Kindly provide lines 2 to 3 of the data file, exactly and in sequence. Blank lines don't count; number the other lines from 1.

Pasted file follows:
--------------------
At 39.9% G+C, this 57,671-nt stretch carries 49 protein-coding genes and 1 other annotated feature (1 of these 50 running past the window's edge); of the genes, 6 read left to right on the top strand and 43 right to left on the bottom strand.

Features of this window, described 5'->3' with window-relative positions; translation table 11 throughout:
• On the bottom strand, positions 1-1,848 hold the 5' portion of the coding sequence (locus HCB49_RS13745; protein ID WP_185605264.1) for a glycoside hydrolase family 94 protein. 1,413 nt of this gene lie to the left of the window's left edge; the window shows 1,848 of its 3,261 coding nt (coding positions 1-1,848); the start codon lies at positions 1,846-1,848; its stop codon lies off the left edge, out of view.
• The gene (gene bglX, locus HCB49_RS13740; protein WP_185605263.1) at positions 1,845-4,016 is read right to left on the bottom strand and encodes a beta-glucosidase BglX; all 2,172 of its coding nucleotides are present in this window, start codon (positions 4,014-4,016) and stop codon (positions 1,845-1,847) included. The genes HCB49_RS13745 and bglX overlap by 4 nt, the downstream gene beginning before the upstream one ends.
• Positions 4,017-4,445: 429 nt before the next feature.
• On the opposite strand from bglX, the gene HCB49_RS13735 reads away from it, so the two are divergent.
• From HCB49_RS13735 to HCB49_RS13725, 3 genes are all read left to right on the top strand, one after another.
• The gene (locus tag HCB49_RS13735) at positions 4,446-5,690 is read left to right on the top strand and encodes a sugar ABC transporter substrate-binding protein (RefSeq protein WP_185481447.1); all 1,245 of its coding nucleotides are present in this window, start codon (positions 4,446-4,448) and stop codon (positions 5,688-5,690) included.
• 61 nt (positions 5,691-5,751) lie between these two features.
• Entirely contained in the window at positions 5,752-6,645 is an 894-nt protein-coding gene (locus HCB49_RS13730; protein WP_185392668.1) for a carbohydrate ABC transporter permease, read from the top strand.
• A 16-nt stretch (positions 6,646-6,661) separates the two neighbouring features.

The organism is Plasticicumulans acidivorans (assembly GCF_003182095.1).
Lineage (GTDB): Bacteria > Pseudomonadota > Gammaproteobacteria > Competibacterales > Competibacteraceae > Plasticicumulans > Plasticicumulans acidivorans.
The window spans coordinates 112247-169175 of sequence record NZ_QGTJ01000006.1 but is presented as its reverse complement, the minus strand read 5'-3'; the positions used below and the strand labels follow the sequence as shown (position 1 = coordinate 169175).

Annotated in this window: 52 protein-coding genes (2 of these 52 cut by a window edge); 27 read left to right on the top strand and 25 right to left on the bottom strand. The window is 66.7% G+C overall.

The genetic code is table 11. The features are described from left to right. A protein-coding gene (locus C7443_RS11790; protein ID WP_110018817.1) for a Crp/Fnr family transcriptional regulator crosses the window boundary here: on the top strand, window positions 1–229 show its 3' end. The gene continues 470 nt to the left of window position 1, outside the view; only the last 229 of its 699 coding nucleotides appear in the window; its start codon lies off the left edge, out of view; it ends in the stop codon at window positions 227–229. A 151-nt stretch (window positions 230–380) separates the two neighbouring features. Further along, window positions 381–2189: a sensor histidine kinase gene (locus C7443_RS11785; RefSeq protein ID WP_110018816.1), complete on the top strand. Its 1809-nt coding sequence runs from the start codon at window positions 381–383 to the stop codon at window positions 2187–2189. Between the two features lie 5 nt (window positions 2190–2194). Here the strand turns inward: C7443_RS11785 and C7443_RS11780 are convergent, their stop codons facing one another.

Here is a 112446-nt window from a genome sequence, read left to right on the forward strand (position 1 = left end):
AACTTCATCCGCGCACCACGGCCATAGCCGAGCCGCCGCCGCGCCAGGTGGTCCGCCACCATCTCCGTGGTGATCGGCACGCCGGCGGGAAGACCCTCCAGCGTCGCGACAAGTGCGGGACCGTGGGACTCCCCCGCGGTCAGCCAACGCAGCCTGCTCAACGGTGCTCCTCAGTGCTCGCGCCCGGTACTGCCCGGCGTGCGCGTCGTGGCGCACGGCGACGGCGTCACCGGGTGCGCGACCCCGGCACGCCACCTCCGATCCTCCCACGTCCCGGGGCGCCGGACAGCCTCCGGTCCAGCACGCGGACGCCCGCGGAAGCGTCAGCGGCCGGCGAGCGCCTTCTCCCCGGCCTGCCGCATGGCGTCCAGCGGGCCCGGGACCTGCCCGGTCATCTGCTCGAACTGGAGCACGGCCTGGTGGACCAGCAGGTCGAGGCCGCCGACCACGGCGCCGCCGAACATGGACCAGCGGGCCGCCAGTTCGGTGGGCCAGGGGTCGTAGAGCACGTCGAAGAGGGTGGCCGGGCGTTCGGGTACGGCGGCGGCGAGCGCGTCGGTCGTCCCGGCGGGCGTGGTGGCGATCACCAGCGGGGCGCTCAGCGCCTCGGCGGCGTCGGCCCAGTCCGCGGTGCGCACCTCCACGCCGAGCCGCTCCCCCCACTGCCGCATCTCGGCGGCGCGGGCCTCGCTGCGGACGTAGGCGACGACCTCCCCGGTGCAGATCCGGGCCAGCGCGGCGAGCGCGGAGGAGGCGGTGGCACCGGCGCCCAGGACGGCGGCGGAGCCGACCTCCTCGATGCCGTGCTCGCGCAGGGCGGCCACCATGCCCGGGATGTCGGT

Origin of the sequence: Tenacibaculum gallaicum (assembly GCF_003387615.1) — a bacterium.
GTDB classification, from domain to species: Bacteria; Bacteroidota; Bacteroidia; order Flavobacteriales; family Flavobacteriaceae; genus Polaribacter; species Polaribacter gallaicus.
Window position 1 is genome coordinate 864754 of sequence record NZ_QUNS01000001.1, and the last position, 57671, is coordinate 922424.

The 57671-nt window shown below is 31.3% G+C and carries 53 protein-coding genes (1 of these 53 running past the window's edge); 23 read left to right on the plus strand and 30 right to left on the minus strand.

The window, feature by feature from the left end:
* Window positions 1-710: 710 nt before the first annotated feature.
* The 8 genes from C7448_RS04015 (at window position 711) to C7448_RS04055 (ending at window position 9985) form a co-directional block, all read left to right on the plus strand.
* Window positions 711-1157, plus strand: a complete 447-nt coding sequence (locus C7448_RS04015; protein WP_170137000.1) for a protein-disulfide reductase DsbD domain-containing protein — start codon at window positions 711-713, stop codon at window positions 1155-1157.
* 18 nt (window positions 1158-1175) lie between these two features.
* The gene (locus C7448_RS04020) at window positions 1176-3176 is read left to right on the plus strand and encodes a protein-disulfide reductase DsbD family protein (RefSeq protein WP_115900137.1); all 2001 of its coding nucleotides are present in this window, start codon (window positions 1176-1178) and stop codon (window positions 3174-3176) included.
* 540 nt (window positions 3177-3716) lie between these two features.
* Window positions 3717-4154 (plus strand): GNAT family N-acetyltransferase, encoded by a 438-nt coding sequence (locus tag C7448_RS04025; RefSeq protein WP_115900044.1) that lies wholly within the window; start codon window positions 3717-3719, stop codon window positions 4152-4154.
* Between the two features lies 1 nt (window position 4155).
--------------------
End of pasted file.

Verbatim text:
Features of this window, described 5'->3' with window-relative positions; translation table 11 throughout:
• On the bottom strand, positions 1-1,848 hold the 5' portion of the coding sequence (locus HCB49_RS13745; protein ID WP_185605264.1) for a glycoside hydrolase family 94 protein. 1,413 nt of this gene lie to the left of the window's left edge; the window shows 1,848 of its 3,261 coding nt (coding positions 1-1,848); the start codon lies at positions 1,846-1,848; its stop codon lies off the left edge, out of view.